Chase C.

His UNC care team used "pixie dust" to help Rocky Mount, N.C., 1-year-old, Chase, regrow his fingertips after losing them to severe burns Labor Day weekend 2010.

Medical Magic: "Pixie dust" helps toddler regrow fingers

While families across the country enjoyed cook outs with friends and family last Labor Day, 17-month-old Chase C. of Rocky Mount, N.C., was being airlifted to the Jaycee Burn Center at UNC Hospitals in Chapel Hill.

The boy had fallen into a pile of ashes left from a family bonfire. Though the ashes were days old, the heat was enough to cause second and third degree burns to the toddler’s feet, left leg, bottom and left hand. 

As Chase endured numerous skin grafts in the weeks that followed, his parents, Jon and Julie, were devastated. They first blamed themselves for their son's accident but soon realized their energy would be better spent focused on getting their son well. They were an active part of Chase's care team and did their utmost to understand as much about his treatment and recovery as possible, often turning to the Internet in those late nights at the hospital.

It was online the family first stumbled upon a cutting-edge treatment being done at the University of Pittsburgh. According to the story, a man was able to grow back a finger after losing it in an accident. The treatment involved sprinkling what the man called "pixie dust" on the wound, and in a month his finger had grown back.

The "pixie dust," they soon learned, was actually an extra cellular matrix powder developed in the lab of Dr. Stephen Badylak. Badylak's research involves scraping the cells from the lining of a pig's bladder, placing the remaining tissue into acid to clean the remaining cells and then drying it out. Once dried, it can be turned into a powder. This process takes out many of the stimuli for scar tissue formation and leaves the signals that were always there for constructive remodeling. In other words, when the extra cellular matrix is put on a wound, scientists believe it stimulates cells in the tissue to grow rather than scar.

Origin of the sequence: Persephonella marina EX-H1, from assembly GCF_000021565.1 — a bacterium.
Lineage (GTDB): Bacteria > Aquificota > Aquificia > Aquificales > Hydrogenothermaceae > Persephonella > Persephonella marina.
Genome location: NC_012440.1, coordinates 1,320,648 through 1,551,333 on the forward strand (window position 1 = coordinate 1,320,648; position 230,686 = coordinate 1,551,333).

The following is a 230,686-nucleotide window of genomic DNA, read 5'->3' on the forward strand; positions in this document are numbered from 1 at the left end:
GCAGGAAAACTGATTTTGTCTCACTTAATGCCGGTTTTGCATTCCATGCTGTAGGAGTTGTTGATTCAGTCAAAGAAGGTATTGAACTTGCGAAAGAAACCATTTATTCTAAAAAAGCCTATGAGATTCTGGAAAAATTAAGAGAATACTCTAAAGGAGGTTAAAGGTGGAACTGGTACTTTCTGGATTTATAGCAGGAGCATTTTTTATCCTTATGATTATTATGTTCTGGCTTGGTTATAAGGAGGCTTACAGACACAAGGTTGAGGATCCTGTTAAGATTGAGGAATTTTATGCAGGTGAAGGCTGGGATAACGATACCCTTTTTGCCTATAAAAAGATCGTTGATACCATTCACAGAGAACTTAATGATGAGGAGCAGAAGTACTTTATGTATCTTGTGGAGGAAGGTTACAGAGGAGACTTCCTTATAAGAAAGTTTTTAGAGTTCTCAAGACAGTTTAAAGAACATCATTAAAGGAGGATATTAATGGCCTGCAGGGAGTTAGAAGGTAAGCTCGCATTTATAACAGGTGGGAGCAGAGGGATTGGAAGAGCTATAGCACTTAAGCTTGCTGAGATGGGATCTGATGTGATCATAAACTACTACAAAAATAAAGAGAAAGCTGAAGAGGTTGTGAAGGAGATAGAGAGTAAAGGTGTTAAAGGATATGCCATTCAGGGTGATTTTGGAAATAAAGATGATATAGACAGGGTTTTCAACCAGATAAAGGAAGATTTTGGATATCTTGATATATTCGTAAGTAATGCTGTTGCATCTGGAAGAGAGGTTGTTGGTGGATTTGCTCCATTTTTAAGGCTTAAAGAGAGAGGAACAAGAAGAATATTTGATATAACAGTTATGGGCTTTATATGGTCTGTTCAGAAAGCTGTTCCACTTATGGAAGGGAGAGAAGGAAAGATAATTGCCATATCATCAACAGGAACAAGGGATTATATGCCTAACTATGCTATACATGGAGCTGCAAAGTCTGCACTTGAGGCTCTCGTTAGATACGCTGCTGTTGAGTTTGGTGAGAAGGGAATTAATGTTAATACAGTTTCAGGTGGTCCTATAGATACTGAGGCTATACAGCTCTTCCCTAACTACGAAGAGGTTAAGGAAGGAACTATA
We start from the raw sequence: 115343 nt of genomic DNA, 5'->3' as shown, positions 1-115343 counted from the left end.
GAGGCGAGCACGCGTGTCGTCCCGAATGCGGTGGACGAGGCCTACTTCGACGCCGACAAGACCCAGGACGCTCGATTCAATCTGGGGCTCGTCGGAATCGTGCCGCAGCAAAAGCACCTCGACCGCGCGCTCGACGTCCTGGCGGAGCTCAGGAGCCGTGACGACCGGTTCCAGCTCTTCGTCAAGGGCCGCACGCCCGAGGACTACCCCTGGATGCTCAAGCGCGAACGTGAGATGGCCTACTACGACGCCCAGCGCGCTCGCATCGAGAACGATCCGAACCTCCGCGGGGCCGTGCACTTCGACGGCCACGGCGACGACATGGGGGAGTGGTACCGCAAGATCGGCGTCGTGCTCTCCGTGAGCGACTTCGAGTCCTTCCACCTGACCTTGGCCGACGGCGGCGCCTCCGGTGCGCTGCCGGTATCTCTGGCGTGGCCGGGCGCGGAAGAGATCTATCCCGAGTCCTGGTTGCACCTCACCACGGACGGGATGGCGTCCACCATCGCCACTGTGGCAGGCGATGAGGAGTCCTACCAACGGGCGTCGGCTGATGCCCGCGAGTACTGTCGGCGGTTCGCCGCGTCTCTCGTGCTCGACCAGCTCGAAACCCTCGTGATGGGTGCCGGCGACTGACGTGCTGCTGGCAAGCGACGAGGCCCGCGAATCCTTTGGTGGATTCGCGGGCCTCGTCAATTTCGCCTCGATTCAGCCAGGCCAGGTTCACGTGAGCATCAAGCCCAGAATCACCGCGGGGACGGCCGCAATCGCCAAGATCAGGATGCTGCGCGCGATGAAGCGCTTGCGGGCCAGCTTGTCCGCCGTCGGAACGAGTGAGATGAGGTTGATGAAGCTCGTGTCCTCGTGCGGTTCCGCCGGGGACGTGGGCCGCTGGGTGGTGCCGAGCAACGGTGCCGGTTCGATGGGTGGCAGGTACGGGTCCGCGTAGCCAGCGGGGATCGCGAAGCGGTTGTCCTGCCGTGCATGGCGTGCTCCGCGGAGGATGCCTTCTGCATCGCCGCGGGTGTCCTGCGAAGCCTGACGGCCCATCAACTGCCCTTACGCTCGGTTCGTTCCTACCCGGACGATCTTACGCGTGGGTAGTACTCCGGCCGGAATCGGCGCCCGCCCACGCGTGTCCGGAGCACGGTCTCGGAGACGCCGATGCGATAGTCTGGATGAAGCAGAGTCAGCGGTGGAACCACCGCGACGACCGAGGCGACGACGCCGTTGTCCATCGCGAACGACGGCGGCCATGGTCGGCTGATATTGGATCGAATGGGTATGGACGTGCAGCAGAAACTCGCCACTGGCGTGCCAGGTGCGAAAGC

"They were going to surgically amputate Chase's fingertips," recalls Julie. "It was that or wait for them to fall off because of the scar tissue and lack of blood flow, and we thought, well, we really have nothing to lose."

But would Chase's doctors be willing to consider a treatment that seemed more science fiction than science?

The anxious parents expected skepticism when they first presented the idea to Chase's surgeon, Dr. Scott Hultman. Instead, Hultman readily contacted the University of Pittsburgh to learn more, and the extra cellular matrix powder was hand-delivered the next morning, just in time for Chase's surgery on Oct. 9.

"We were so impressed with Dr. Hultman and his willingness to help us explore this new treatment," says Julie, more than seven months later. "Chase has experienced obvious finger growth. He’s even grown back part of his thumbnail."

And in the months since Chase's 48-day inpatient stay at UNC, Chase has continued occupational and physical therapy and biweekly laser treatments.

"We've come a long way," reflects Julie. "He's doing so many of the things you would expect a child his age to do, things we weren't sure he'd ever do— swing a baseball, hold a brush, even pick up M&Ms."

The family will return to N.C. Children's Hospital in June for what they hope is Chase's last surgery, separating some fingers and toes that have grown together. Only then will they have a true idea how much Chase has regained, but they already feel thankful

"On that hour-and-a-half hour drive each way, I have a lot of time to think," says Julie. "I feel we’re so blessed that he is alive, and his face was not burnt. He is able to walk and use his hands. It could have been so much worse."

More about Chase C.


Rocky Mount, NC, Nash County—about 160 miles roundtrip


Second- and third-degree burns

Primary pediatric specialties:

Burn center; plastic surgery; anesthesiology

Other pediatric specialties seen:

Occupational therapy; physical therapy; recreational therapy

Frequency of visits:

Twice per week for outpatient OT/PT; biweekly laser treatments; surgical procedures as needed

Favorite caregivers

Burn center nurses—Melissa, Kathy and Emily
Nurses from 7 Children's—Megan and Caitlyn
Occupational therapists—Heather, Beth and Sidney
Physical therapists—Jay, Luis and Keith

Favorite thing about N.C. Children's Hospital:

"Chase's favorite thing was the wagon. From the moment we found out I could pull him around in a wagon, we would go on hour-long walks around the hospital in the wagon—to the playroom, Starbucks, the mailbox, or even just to go outside and watch construction. That was Chase's way outside. Even when he had to lie flat, we could rig up a cushioned bed on wheels in the wagon. It was a lifesaver for a child who was always on the go prior to our hospital stay." ~ Chase's mom, Julie

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